15. Very intresting wolf33d. My two cents is I would not trust a camera with a movable sensor for landscape photography. There are heat dissipation issues and the slightest software/hardware glitch and the sensor become unaligned to the lens and you get blur. Many photographs ALREADY go crazy with micro-focus issues with fixed lenses and sensors. For centuries, it has been true in photography, and all machines, if it CAN go wrong, eventually it will. This is ALL theoretical but in my "real world" I need to have the most confidence that the least amount of stuff will go wrong. That's subjective, sure. I pick up a Nikon and I get this sensation from the camera "I will always turn on. I will always get you a shot quickly and competently." The question is very simple and should be respected. Are the trade-offs Sony made to get in-camera stabilization worth the risks one takes in long-exposure photography. Unless one works in landscape photography opinions should be circumspect? Bottom line, thank you for having the guts to post your opinions in a "4K is the be-all and end-all of all things camera" Forum. I say that with Love for EOSHD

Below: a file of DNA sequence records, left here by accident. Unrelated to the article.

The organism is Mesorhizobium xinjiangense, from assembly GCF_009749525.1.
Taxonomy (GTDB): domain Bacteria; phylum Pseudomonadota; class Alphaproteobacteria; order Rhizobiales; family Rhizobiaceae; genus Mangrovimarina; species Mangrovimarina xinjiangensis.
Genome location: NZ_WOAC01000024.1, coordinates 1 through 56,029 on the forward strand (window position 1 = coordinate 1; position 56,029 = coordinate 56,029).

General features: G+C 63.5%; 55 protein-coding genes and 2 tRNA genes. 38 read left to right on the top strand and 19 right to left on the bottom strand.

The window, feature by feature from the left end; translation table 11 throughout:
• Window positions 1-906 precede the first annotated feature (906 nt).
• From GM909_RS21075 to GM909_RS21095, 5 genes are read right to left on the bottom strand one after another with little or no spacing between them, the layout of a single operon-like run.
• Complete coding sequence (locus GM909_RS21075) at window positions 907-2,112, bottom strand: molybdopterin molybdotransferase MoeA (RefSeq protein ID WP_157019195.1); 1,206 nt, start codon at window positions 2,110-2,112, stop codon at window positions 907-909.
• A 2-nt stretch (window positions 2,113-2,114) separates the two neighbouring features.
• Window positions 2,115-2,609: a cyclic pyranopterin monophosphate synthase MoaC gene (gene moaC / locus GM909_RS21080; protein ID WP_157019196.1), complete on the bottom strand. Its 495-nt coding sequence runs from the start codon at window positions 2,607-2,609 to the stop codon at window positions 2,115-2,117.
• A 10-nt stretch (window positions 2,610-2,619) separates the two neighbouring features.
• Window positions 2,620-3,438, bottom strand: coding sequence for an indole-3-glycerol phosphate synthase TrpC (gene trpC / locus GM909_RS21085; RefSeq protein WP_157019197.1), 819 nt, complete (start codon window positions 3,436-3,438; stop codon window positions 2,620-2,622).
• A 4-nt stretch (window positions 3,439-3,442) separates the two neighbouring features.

16. I never had the cameras I wanted as a young person. Now I have all the cameras I want. EVERY time I go out I tell myself, "shoot some video". I almost never do. Why, I ask myself? The best I can figure is that shooting video WITHOUT a narrative results in boring footage. I'm only interested in Andrew's footage because of my technical interest, and those vestigial dreams of being a filmmaker. Otherwise, I can't sit through video of random scenes. I've asked Andrew to shoot people in his tests because then he'd see how important narrative is over image quality. Shooting a music video doesn't count because it has a built-in narrative--the song. Most of my videos are of similar narrative-included events. Yes, if you're looking at the Canon 70D say, and the Sony A6000 for video functionality, the latter wins hands down. Yet, you can still record decent video on the 70D, and it is STILL a much better still camera than ANY MFT camera. I've tried to get into MFT cameras for stills. I read Visual Science Lab every day. Can't do it. The main thing is that 90% of most camera buyers do NOT shoot video for the very same reasons I don't. Video DEMANDS a narrative or it becomes the digital equivalent of "watching a vacation slide show" in the 70s. That was the joke when I was young. If I take a photo, I can post it, and someone can enjoy it immediately, or not. If I shoot a video, even 1 minutes worth, it will take ten-times that amount of time to edit it. The work required for video grows exponentially. Most people DO NOT want to spend their leisure time editing anything. And unlike a photo, you viewer can't decide how long they want to look at it. VIDEO FORCES YOUR NARRATIVE on someone, just like a slide show. In a sense, a video is active and a photo passive. A video, in short, is not for the insecure. I doubt it matters how far Sony and Panasonic distance themselves from Canon/Nikon in video. Video, on any camera, is not what most people want or use. Finally, the difference between 4K and 1080 doesn't do much for me. RAW, vs any resolution DOES make a difference to me. So if I DID SHOOT video, I wouldn't use a 70D or a Sony or a Panasonic. I'd shoot with a Blackmagic, or if I was going to shoot compressed, a C100.